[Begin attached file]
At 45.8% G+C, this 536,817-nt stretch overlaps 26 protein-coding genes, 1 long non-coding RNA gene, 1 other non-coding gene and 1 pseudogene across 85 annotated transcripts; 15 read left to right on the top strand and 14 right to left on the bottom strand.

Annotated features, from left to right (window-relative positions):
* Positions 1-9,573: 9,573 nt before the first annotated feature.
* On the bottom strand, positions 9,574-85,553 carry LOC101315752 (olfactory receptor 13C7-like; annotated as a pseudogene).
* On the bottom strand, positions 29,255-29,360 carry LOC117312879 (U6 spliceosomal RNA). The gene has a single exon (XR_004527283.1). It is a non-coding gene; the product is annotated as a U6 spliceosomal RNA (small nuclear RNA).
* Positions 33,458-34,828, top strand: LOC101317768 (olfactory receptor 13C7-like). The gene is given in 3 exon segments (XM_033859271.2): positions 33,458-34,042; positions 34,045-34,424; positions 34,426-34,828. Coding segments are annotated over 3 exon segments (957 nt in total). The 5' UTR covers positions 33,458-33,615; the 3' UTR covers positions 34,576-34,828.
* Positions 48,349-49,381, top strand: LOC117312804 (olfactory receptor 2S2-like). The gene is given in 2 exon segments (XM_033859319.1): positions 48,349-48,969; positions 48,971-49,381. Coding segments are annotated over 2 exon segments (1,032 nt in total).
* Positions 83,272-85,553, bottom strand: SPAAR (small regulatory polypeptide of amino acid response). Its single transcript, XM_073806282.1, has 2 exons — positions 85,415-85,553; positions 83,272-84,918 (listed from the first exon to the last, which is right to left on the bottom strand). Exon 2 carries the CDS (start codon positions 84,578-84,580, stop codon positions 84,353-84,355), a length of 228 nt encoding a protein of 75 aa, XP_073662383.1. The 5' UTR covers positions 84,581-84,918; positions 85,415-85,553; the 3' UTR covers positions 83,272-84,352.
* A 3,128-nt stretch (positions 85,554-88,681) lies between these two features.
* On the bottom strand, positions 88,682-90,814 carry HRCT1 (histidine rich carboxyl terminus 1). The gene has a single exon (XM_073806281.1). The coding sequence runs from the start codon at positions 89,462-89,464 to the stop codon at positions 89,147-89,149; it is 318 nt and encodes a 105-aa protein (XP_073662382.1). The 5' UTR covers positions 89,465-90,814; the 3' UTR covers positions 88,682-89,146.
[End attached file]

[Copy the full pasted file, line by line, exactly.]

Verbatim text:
At 45.8% G+C, this 536,817-nt stretch overlaps 26 protein-coding genes, 1 long non-coding RNA gene, 1 other non-coding gene and 1 pseudogene across 85 annotated transcripts; 15 read left to right on the top strand and 14 right to left on the bottom strand.

Annotated features, from left to right (window-relative positions):
* Positions 1-9,573: 9,573 nt before the first annotated feature.
* On the bottom strand, positions 9,574-85,553 carry LOC101315752 (olfactory receptor 13C7-like; annotated as a pseudogene).
* On the bottom strand, positions 29,255-29,360 carry LOC117312879 (U6 spliceosomal RNA). The gene has a single exon (XR_004527283.1). It is a non-coding gene; the product is annotated as a U6 spliceosomal RNA (small nuclear RNA).
* Positions 33,458-34,828, top strand: LOC101317768 (olfactory receptor 13C7-like). The gene is given in 3 exon segments (XM_033859271.2): positions 33,458-34,042; positions 34,045-34,424; positions 34,426-34,828. Coding segments are annotated over 3 exon segments (957 nt in total). The 5' UTR covers positions 33,458-33,615; the 3' UTR covers positions 34,576-34,828.
* Positions 48,349-49,381, top strand: LOC117312804 (olfactory receptor 2S2-like). The gene is given in 2 exon segments (XM_033859319.1): positions 48,349-48,969; positions 48,971-49,381. Coding segments are annotated over 2 exon segments (1,032 nt in total).
* Positions 83,272-85,553, bottom strand: SPAAR (small regulatory polypeptide of amino acid response). Its single transcript, XM_073806282.1, has 2 exons — positions 85,415-85,553; positions 83,272-84,918 (listed from the first exon to the last, which is right to left on the bottom strand). Exon 2 carries the CDS (start codon positions 84,578-84,580, stop codon positions 84,353-84,355), a length of 228 nt encoding a protein of 75 aa, XP_073662383.1. The 5' UTR covers positions 84,581-84,918; positions 85,415-85,553; the 3' UTR covers positions 83,272-84,352.
* A 3,128-nt stretch (positions 85,554-88,681) lies between these two features.
* On the bottom strand, positions 88,682-90,814 carry HRCT1 (histidine rich carboxyl terminus 1). The gene has a single exon (XM_073806281.1). The coding sequence runs from the start codon at positions 89,462-89,464 to the stop codon at positions 89,147-89,149; it is 318 nt and encodes a 105-aa protein (XP_073662382.1). The 5' UTR covers positions 89,465-90,814; the 3' UTR covers positions 88,682-89,146.